In The Prague Cemetery, Eco (The Name of the Rose, 1980; Foucault's Pendulum, 1988) imagines The Protocols to be the work of a single man, Captain Simone Simonini, a fictional character Eco describes a bit optimistically as "the most cynical and disagreeable in all the history of literature." Simonini is a 19th century forger who, throughout his career in Italy and France, is entangled in intricate plots involving secret police and criminals, monarchists and revolutionaries, Jesuits and Templars, Freemasons and Satanists, etc. Simonini draws on his own many misdeeds, for example his fabrication of evidence used in the Dreyfus Affair, in composing his penultimate work, a masterpiece forgery which scapegoats Jews for Europe's upheavals.
Sounds pretty straightforward, eh? Well, in order to tie all of this together, the story is told by an unidentified narrator who comments wryly on Simonini's diary which in turn includes disconcerting entries by a third character, the Abbe Dalla Piccola, who may or may not be Simonini's split personality. The narrator does not fail to note the humor in this confusion:
"Certainly, the papers your Narrator is browsing are full of surprises, and might be worth using one day as the basis for a novel."On top of it all, Simonini is a gourmand, and much of The Prague Cemetery reads like this:
"The narrator is beginning to find this amoebean dialogue between Simonini and his intrusive abbe rather tiresome."
"To be frank, if it were not for the fact that these pages refer to events that actually took place, such alternations between amnesic euphoria and dysphoric recall might seem like a device of the Narrator."
"So he went at the earliest opportunity to Laperouse, in quai des Grands-Augustins, and not downstairs, where they served oysters and entrecotes as they used to, but upstairs, in one of the cabinets particuliers where you could order barbue sauce hollandaise, casserole au riz a la Toulouse, aspics de filets de lapereaux en chaud-froid, truffes au champagne, pudding d’abricots a la Venitienne, corbeille de fruits frais and compotes de peches et d’ananas...."At one point, a skeptical character asks, "How can an American girl who’s only just arrived in France know all the secrets of Italian politics?" I would add, "Or French cuisine?"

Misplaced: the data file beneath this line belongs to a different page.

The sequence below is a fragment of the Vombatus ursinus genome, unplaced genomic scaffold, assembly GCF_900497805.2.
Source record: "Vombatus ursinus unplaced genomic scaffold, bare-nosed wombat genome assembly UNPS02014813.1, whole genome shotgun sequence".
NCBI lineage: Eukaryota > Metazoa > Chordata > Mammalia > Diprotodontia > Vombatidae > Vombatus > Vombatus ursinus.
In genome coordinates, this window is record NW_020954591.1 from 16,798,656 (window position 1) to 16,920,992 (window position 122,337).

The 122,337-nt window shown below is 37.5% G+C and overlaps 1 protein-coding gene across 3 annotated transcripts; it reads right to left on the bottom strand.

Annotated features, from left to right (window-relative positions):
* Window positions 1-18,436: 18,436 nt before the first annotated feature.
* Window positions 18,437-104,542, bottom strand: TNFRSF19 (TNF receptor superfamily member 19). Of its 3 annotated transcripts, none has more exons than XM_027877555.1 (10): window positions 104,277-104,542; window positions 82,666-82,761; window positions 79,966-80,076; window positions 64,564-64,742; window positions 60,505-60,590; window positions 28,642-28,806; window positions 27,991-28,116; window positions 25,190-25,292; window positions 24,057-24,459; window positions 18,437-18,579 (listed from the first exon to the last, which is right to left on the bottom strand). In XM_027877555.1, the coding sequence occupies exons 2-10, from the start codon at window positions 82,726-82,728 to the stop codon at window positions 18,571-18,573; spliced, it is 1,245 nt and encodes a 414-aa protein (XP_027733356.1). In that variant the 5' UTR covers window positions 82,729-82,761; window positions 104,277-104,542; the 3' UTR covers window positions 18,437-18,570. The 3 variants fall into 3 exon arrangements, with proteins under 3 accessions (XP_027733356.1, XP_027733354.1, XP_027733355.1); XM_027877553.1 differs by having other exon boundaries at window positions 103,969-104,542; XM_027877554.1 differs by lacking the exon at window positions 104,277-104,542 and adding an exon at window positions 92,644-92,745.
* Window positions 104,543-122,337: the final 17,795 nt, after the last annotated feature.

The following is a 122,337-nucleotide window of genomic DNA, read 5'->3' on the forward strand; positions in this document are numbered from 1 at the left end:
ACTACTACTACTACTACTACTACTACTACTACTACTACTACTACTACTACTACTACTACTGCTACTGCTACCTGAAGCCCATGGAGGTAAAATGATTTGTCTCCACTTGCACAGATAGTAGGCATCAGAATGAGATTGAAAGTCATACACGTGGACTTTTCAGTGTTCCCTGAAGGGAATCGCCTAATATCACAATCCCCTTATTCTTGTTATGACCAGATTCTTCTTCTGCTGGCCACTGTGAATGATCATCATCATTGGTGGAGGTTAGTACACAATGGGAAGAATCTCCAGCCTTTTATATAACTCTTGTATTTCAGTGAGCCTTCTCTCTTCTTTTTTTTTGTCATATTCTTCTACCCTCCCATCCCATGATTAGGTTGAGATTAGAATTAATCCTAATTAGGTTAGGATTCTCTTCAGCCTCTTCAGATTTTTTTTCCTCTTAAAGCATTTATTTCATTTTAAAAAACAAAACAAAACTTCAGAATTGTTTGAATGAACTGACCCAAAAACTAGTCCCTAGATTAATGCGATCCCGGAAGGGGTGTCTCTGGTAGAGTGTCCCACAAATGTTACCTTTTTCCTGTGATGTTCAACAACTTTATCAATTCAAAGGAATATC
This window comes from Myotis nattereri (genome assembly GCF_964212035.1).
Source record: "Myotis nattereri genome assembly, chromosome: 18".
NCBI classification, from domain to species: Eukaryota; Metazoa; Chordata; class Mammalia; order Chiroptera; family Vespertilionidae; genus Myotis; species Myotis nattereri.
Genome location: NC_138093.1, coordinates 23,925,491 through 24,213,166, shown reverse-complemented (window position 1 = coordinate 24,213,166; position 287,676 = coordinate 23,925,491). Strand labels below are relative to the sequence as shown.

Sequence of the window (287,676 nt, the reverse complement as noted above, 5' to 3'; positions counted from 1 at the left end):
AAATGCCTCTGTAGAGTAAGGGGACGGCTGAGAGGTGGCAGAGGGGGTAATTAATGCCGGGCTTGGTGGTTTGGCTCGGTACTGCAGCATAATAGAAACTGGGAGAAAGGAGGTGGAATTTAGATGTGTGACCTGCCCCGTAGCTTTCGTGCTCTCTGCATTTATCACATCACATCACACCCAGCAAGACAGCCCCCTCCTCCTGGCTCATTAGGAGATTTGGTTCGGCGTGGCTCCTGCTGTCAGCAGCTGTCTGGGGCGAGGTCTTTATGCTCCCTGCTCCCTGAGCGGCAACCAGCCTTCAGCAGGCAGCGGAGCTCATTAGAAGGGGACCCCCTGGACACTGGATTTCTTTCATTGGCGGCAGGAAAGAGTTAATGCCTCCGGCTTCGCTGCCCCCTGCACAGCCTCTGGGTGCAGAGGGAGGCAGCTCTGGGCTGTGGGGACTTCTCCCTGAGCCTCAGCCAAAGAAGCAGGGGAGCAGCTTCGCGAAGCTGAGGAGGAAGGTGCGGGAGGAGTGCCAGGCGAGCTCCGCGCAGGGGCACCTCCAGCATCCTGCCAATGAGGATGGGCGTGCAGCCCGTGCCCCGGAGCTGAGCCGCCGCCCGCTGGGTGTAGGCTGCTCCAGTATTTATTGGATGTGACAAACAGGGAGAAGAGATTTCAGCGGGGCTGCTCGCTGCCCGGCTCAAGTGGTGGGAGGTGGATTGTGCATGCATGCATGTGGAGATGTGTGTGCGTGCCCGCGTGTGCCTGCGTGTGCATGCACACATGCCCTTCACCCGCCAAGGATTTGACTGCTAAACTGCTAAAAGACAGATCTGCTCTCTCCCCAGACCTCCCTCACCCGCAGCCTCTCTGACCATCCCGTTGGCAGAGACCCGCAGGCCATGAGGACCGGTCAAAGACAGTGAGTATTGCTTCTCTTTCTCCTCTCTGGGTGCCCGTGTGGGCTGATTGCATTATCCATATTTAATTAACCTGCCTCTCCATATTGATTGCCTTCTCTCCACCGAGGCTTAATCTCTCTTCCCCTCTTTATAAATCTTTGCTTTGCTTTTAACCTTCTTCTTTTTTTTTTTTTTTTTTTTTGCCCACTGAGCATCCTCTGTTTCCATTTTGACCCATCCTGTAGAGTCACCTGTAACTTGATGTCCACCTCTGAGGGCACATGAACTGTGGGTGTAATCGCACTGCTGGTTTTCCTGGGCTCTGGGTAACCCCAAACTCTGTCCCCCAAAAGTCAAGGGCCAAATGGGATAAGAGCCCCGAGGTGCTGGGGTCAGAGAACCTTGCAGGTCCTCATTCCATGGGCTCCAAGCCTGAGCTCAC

"The other place that had immediately seduced me was the Cafe Anglais, on the corner of rue de Gramont and boulevard des Italiens. It had once been a restaurant for coachmen and servants and now served le tout Paris at its tables. There I discovered pommes Anna, ecrevisses bordelaises, mousses de volaille, mauviettes en cerises, petites timbales a la Pompadour, cimier de chevreuil, fonds d’artichauts a la jardiniere and champagne sorbets. The mere mention of these names makes me feel that life is worth living...."
"With a feeling of relief I invited Golovinsky to dinner at Paillard, on the corner of Chaussee-d’Antin and boulevard des Italiens. Expensive, but superb. Golovinsky clearly appreciated the poulet a l’archiduc and the canard a la presse. But someone who came from the Steppes may well have tucked into choucroute with the same enthusiasm. It would have cost me less, and I could have avoided the waiters’ suspicious looks at a customer who masticated so noisily...."
But I appreciated most, if not all, of The Prague Cemetery, chewing through it as noisily as I did. How can one not enjoy a true-to-life novel which includes "sewers filled with corpses, ships that explode in the region of an erupting volcano, abbots stabbed to death, notaries with fake beards, hysterical female Satanists, the celebrants of black Masses, and so on"? I especially enjoyed the contemporary illustrations, which are reminiscent of Sidney Paget's original drawings of Sherlock Holmes in Strand Magazine.
My only criticism is that while The Prague Cemetery focuses on the roots of modern anti-Semitism, Umberto Eco seems uninterested in seriously examining the profound suffering it causes. Instead, Eco is satisfied in his belief that his fiction is more real and devious than Dan Brown's.
If, like me, your knowledge of 19th century European politics, religion, and literature is a little rusty, you might start off with the graphic novel The Plot: The Secret Story of the Protocols of the Elders of Zion by Will Eisner. The Plot, with an introduction by Umberto Eco, provides context which makes The Prague Cemetery much more enjoyable.
~Michael May, Adult Services
The Prague Cemetery by Umberto Eco was published on November 8, 2011 by Houghton Mifflin Harcourt. This review was based on the digital galley obtained from Houghton Mifflin Harcourt through NetGalley.com.